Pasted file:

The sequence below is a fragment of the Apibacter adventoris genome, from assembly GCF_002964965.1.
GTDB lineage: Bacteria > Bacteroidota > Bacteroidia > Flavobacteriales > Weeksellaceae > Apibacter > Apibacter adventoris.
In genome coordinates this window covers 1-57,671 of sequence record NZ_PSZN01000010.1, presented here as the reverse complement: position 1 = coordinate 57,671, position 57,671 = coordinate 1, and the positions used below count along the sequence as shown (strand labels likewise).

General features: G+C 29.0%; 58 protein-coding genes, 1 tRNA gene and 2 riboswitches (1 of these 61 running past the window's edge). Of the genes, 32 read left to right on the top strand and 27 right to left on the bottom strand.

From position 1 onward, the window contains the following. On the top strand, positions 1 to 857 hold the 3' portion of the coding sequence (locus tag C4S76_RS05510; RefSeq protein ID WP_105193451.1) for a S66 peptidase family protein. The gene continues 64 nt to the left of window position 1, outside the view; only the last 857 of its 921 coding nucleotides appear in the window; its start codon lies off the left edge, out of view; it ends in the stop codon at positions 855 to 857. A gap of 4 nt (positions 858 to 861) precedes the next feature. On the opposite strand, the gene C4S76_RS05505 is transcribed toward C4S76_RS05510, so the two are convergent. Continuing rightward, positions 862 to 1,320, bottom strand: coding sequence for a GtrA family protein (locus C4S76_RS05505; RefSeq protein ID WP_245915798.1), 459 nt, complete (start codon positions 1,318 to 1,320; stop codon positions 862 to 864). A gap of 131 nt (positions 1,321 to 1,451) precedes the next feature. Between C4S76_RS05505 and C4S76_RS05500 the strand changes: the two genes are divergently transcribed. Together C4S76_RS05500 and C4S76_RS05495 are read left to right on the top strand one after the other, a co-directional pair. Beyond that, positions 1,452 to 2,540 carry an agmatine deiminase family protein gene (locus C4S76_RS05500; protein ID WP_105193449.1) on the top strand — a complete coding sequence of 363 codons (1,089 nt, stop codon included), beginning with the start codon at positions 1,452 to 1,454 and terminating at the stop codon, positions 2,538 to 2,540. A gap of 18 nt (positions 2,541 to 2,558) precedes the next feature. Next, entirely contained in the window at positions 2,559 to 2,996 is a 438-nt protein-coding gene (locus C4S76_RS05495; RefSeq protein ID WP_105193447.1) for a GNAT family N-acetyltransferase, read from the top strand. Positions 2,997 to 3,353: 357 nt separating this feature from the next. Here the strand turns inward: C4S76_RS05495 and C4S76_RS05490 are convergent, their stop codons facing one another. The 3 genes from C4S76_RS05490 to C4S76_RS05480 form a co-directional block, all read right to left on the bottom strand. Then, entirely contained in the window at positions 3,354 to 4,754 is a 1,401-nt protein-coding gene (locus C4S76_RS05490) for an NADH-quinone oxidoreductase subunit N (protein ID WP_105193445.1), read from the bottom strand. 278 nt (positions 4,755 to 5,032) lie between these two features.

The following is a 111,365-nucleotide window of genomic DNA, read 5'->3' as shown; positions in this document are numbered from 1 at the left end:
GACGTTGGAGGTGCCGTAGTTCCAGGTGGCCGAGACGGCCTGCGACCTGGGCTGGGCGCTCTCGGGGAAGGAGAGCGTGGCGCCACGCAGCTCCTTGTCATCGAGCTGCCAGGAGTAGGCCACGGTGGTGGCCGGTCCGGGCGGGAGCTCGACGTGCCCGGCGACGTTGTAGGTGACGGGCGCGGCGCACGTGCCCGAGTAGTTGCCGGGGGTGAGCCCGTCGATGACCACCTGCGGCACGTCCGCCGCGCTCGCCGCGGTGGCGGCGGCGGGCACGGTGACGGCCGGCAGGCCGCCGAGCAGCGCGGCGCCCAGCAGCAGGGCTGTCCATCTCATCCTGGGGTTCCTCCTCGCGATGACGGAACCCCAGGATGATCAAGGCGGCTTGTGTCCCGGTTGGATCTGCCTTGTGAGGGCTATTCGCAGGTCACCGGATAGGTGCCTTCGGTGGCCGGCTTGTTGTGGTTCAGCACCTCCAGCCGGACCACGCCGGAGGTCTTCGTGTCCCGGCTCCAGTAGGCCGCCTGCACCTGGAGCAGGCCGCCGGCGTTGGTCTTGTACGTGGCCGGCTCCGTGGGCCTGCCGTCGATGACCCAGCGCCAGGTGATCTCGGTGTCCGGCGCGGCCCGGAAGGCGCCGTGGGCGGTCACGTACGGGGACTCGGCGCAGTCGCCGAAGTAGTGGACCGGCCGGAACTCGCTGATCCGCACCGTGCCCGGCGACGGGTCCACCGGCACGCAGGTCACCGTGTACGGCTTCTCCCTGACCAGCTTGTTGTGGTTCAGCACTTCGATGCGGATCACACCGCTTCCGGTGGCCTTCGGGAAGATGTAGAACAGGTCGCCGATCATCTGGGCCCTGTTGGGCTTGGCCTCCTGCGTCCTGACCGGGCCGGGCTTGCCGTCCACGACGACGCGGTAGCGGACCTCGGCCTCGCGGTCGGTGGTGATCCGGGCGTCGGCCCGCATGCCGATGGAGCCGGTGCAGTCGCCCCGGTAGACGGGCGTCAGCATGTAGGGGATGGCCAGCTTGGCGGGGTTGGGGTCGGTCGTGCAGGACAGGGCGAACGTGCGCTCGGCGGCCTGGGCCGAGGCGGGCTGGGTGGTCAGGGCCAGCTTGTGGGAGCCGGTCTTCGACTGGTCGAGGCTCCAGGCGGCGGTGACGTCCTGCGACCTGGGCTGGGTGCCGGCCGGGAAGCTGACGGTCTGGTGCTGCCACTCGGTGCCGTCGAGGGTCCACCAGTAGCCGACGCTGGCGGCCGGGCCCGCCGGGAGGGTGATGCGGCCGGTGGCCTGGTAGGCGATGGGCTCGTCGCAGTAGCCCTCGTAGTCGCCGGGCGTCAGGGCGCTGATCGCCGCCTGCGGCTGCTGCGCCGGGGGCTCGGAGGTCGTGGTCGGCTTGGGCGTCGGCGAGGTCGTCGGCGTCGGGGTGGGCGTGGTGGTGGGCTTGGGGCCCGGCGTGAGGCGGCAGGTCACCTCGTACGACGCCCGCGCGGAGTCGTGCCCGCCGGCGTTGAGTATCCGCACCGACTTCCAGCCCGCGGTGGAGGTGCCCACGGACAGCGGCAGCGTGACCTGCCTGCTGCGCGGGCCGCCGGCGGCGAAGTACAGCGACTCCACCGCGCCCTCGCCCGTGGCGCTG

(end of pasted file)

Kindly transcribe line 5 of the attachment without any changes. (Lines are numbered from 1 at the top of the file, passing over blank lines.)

From position 1 onward, the window contains the following. On the top strand, positions 1 to 857 hold the 3' portion of the coding sequence (locus tag C4S76_RS05510; RefSeq protein ID WP_105193451.1) for a S66 peptidase family protein. The gene continues 64 nt to the left of window position 1, outside the view; only the last 857 of its 921 coding nucleotides appear in the window; its start codon lies off the left edge, out of view; it ends in the stop codon at positions 855 to 857. A gap of 4 nt (positions 858 to 861) precedes the next feature. On the opposite strand, the gene C4S76_RS05505 is transcribed toward C4S76_RS05510, so the two are convergent. Continuing rightward, positions 862 to 1,320, bottom strand: coding sequence for a GtrA family protein (locus C4S76_RS05505; RefSeq protein ID WP_245915798.1), 459 nt, complete (start codon positions 1,318 to 1,320; stop codon positions 862 to 864). A gap of 131 nt (positions 1,321 to 1,451) precedes the next feature. Between C4S76_RS05505 and C4S76_RS05500 the strand changes: the two genes are divergently transcribed. Together C4S76_RS05500 and C4S76_RS05495 are read left to right on the top strand one after the other, a co-directional pair. Beyond that, positions 1,452 to 2,540 carry an agmatine deiminase family protein gene (locus C4S76_RS05500; protein ID WP_105193449.1) on the top strand — a complete coding sequence of 363 codons (1,089 nt, stop codon included), beginning with the start codon at positions 1,452 to 1,454 and terminating at the stop codon, positions 2,538 to 2,540. A gap of 18 nt (positions 2,541 to 2,558) precedes the next feature. Next, entirely contained in the window at positions 2,559 to 2,996 is a 438-nt protein-coding gene (locus C4S76_RS05495; RefSeq protein ID WP_105193447.1) for a GNAT family N-acetyltransferase, read from the top strand. Positions 2,997 to 3,353: 357 nt separating this feature from the next. Here the strand turns inward: C4S76_RS05495 and C4S76_RS05490 are convergent, their stop codons facing one another. The 3 genes from C4S76_RS05490 to C4S76_RS05480 form a co-directional block, all read right to left on the bottom strand. Then, entirely contained in the window at positions 3,354 to 4,754 is a 1,401-nt protein-coding gene (locus C4S76_RS05490) for an NADH-quinone oxidoreductase subunit N (protein ID WP_105193445.1), read from the bottom strand. 278 nt (positions 4,755 to 5,032) lie between these two features.